Posted on 15 Jan 2014 19:58
When you order a mocha at a coffee house, you are asking for an espresso combined with steamed milk and chocolate. This is sometimes called a chocolate mocha, or a Café mocha. White chocolate mochas are also possible.
What is Mocha?
Generally, the term mocha refers to any coffee with chocolate flavoring, including a simple mix of hot chocolate and coffee. What does the term mocha have to do with chocolate and coffee mixed together?
Origin of the Term Mocha
The fact is that the word mocha did not originally have have anything to do with chocolate or a combination of chocolate and coffee. The term actually originated as early as 1773 and referred to a variety of coffee. In the late 1700's, one variety of coffee beans became extremely popular in Europe, and these are still among the best type of beans that nature has to offer: Mochas. The Mocha coffee beans were named for the port of Mocha (Al Mokha) in Yemeni (or Yemen), where the beans were shipped from. This makes mocha, perhaps, and inaccurate name of the coffees, as it would be less confusing, and more accurate, to called them Yemen coffee beans. These beans were the now commonly referenced Arabica beans.
The original port of Mocha, today, sadly bears no resemblance to the historical site, and it mostly an uninviting ruin, long unused and replaced by the Suez canal.
It was the Ottoman Turks, who began occupying Yemen in 1536, who originally began exporting the beans through the port of Mocha, which involved a complicated trade route to Suez and then by camel to Alexandria, and then onward by French or Venetian merchants. There is, of course, a lot more to the story than this, which you can read about in Uncommon Grounds: The History of coffee and How it Transformed Our World. Although the Turks tried their best to keep those Arabica beans from being planted elsewhere, they eventually began to be cultivated in various other parts. Africa, by the way, is the true birth-place of coffee.
True Mocha (or Yemen) beans are grown in the central mountains of Yemen, on the Arabian Peninsula. They are rare and quite expensive. One thing to remember about coffee is that the characteristics of any official variety of coffee have everything to do with the conditions of the specific locations in which they are grown, especially the composition of the soil. So, while there are coffees that have similar fruity and winey flavor characteristics to mocha coffee, the only true mocha comes from Yemen. It is also spelled Moka, Moca, or Mocca. There was a time when the word mocha was almost synonymous with coffee, and the term appeared often on everything to do with coffee, even if having nothing to do with Yemen coffee at all. This is much like the words coffee and café themselves, which derive from the Ethiopian Kingdom of Kaffa, often seen as the the birthplace of the coffee bean inside Ethiopia.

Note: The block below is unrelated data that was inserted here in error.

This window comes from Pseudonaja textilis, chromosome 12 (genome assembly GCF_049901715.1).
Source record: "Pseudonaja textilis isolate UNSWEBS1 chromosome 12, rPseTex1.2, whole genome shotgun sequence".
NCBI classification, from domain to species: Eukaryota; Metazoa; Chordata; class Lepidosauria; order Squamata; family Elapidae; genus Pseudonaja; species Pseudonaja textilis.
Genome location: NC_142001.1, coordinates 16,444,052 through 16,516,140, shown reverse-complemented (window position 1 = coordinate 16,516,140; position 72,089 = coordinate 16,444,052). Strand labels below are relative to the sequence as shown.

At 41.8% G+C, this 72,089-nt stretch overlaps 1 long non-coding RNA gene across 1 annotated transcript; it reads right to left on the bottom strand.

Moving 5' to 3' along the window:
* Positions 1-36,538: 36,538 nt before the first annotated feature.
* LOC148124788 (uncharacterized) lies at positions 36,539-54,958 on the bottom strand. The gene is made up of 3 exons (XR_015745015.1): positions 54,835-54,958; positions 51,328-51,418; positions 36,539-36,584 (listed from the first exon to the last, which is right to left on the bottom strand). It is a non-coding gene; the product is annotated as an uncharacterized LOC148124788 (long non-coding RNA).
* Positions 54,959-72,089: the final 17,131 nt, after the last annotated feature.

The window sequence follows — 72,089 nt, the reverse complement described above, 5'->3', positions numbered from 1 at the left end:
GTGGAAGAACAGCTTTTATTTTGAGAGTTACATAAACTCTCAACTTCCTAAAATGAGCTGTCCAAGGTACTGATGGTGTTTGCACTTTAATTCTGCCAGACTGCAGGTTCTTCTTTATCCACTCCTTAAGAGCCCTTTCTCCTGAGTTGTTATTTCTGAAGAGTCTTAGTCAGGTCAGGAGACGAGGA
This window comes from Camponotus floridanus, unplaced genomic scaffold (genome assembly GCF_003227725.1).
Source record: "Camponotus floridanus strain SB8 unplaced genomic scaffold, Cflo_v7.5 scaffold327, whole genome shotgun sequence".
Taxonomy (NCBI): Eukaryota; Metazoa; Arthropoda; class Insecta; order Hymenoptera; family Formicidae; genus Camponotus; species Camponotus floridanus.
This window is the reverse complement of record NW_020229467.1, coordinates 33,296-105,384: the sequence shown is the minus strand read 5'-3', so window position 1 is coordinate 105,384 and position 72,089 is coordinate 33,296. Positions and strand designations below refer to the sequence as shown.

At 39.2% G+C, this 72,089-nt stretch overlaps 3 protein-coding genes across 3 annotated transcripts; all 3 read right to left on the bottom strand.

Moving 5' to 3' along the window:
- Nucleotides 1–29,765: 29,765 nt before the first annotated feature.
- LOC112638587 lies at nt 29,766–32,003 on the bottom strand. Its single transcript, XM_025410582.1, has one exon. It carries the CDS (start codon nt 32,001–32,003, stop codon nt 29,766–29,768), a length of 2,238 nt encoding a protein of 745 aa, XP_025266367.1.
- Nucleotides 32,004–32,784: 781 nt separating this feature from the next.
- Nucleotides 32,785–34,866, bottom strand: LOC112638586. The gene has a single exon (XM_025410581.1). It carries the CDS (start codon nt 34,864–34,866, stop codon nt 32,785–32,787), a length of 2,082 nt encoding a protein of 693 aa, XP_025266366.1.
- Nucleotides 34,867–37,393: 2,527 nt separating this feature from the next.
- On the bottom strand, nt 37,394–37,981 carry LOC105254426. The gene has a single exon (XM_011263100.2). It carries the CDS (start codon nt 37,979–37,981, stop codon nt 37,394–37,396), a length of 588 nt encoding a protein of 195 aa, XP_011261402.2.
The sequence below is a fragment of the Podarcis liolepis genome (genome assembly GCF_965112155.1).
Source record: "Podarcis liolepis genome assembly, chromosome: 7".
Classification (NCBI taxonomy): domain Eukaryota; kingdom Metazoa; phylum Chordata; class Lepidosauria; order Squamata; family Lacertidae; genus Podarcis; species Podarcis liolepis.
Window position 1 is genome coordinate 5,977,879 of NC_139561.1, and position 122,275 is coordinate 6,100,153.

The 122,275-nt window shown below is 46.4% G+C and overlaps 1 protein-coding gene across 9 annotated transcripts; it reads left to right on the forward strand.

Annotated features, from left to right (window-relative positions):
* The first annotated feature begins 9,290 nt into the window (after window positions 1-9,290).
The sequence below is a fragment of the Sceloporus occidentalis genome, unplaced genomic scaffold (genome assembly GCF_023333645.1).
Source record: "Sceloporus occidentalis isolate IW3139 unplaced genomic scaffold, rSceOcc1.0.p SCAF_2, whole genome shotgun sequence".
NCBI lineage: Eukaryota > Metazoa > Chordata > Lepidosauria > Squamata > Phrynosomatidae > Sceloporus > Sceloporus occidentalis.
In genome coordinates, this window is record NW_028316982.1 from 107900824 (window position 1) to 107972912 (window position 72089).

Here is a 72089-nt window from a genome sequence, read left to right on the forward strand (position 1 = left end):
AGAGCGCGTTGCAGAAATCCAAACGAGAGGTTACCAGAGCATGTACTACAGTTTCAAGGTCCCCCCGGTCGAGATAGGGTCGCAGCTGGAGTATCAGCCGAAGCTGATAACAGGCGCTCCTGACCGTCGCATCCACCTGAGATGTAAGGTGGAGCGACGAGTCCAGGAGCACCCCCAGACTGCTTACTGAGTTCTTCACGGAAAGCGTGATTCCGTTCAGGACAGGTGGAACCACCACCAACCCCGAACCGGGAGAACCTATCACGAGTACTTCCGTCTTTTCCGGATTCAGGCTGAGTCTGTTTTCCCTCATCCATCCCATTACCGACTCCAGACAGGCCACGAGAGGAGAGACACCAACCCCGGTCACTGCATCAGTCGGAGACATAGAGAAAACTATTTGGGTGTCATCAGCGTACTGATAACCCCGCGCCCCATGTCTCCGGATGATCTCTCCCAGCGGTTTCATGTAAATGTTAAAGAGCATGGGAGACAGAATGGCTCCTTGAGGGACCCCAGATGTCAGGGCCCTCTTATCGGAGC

Some similar coffees come from Ethiopia. One is from the Harrar region of Ethiopia, which is considered to have a Mocha taste, or part of the mocha flavor family. Sometimes, the term Mocha Harrar is used for this coffee. Another Ethiopian coffee that is considered similar to mocha is Djimmah Mocha.
How Did Mocha Start Being Used to Mean Coffee and Chocolate?
It is difficult to know exactly how the term mocha came to be used for coffee and chocolate, but it is often said that the beans had a distinct chocolate taste. Certainly, the marriage of coffee and chocolate is nothing new. As chocolate was introduced to Europe, it did not take long for people to figure out this was a match made in heaven. In 16th century Venice and Turin, where some of the earliest coffee houses were opened, chocolate was mixed with coffee and called bavareisa. Also, in Italy, bicerin was served, which was a little clear glass of espresso and chocolate, served with visible layers. The modern Café mocha grew out of the ubiquitous Café latte, when a shot of chocolate syrup, or powder, was added. Legend has it that the original Mocha beans had distinct chocolatey flavor characteristics, as mentioned above, and so is the origin of this name for the modern beverage.
However, although the café latte (and cappuccino) clearly came from Italian coffee traditions, and really just means coffee and milk, being similar to the French café au lait, the terms mocha latte and café mocha do not have such concrete origins, and it is unclear that they are connected with Italy, although, of course, there were coffee and chocolate drinks served there, and what we know as the mocha was probably inspired by the bicerin or similar traditions. But the term itself may well have been of American origin, and it seems to denote the commercial and institutionalized beverage. Many sources call it an "American invented" drink, but since, at it's most basic, it is simply coffee with milk and chocolate, which Americans certainly hold no patent on, it is silly to claim we invented the practice. It does seem that the name was invented in America, however.
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